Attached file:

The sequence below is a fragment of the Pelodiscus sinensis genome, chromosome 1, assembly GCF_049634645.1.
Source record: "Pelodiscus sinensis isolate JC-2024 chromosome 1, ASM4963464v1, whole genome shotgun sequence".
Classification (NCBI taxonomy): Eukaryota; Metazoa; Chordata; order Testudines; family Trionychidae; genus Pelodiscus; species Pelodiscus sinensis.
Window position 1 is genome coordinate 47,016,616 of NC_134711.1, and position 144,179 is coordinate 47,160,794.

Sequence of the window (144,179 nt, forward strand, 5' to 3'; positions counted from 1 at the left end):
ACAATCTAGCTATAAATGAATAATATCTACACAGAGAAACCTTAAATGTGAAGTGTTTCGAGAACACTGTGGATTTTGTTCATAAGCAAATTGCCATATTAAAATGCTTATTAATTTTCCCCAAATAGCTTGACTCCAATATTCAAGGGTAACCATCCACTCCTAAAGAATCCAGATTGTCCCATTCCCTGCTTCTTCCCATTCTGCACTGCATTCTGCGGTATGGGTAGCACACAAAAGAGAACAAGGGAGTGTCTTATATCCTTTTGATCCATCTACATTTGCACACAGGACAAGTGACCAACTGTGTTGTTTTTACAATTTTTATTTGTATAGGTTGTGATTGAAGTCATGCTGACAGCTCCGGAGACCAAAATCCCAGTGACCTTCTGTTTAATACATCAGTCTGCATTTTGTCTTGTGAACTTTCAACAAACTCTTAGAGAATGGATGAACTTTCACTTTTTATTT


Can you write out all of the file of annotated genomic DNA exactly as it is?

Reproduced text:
The sequence below is a fragment of the Pelodiscus sinensis genome, chromosome 1, assembly GCF_049634645.1.
Source record: "Pelodiscus sinensis isolate JC-2024 chromosome 1, ASM4963464v1, whole genome shotgun sequence".
Classification (NCBI taxonomy): Eukaryota; Metazoa; Chordata; order Testudines; family Trionychidae; genus Pelodiscus; species Pelodiscus sinensis.
Window position 1 is genome coordinate 47,016,616 of NC_134711.1, and position 144,179 is coordinate 47,160,794.

Sequence of the window (144,179 nt, forward strand, 5' to 3'; positions counted from 1 at the left end):
ACAATCTAGCTATAAATGAATAATATCTACACAGAGAAACCTTAAATGTGAAGTGTTTCGAGAACACTGTGGATTTTGTTCATAAGCAAATTGCCATATTAAAATGCTTATTAATTTTCCCCAAATAGCTTGACTCCAATATTCAAGGGTAACCATCCACTCCTAAAGAATCCAGATTGTCCCATTCCCTGCTTCTTCCCATTCTGCACTGCATTCTGCGGTATGGGTAGCACACAAAAGAGAACAAGGGAGTGTCTTATATCCTTTTGATCCATCTACATTTGCACACAGGACAAGTGACCAACTGTGTTGTTTTTACAATTTTTATTTGTATAGGTTGTGATTGAAGTCATGCTGACAGCTCCGGAGACCAAAATCCCAGTGACCTTCTGTTTAATACATCAGTCTGCATTTTGTCTTGTGAACTTTCAACAAACTCTTAGAGAATGGATGAACTTTCACTTTTTATTT